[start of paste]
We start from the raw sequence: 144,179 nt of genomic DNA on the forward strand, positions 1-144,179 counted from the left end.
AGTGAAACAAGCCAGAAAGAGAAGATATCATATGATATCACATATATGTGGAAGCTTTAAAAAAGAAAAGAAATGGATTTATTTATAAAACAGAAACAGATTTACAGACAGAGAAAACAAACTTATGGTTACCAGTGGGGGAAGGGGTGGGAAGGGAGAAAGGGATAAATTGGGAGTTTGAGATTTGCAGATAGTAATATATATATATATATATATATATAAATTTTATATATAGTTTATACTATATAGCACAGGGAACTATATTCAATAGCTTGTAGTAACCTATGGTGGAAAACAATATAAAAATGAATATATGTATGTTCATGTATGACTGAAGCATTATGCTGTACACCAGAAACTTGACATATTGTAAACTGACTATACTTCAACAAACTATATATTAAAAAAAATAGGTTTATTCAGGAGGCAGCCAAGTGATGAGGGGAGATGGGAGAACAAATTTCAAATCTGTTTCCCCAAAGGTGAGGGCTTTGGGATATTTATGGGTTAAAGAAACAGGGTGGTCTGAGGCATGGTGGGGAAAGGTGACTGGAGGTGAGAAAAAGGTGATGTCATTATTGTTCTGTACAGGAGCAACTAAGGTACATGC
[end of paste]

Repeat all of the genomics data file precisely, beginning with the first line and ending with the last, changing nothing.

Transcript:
We start from the raw sequence: 144,179 nt of genomic DNA on the forward strand, positions 1-144,179 counted from the left end.
AGTGAAACAAGCCAGAAAGAGAAGATATCATATGATATCACATATATGTGGAAGCTTTAAAAAAGAAAAGAAATGGATTTATTTATAAAACAGAAACAGATTTACAGACAGAGAAAACAAACTTATGGTTACCAGTGGGGGAAGGGGTGGGAAGGGAGAAAGGGATAAATTGGGAGTTTGAGATTTGCAGATAGTAATATATATATATATATATATATATAAATTTTATATATAGTTTATACTATATAGCACAGGGAACTATATTCAATAGCTTGTAGTAACCTATGGTGGAAAACAATATAAAAATGAATATATGTATGTTCATGTATGACTGAAGCATTATGCTGTACACCAGAAACTTGACATATTGTAAACTGACTATACTTCAACAAACTATATATTAAAAAAAATAGGTTTATTCAGGAGGCAGCCAAGTGATGAGGGGAGATGGGAGAACAAATTTCAAATCTGTTTCCCCAAAGGTGAGGGCTTTGGGATATTTATGGGTTAAAGAAACAGGGTGGTCTGAGGCATGGTGGGGAAAGGTGACTGGAGGTGAGAAAAAGGTGATGTCATTATTGTTCTGTACAGGAGCAACTAAGGTACATGC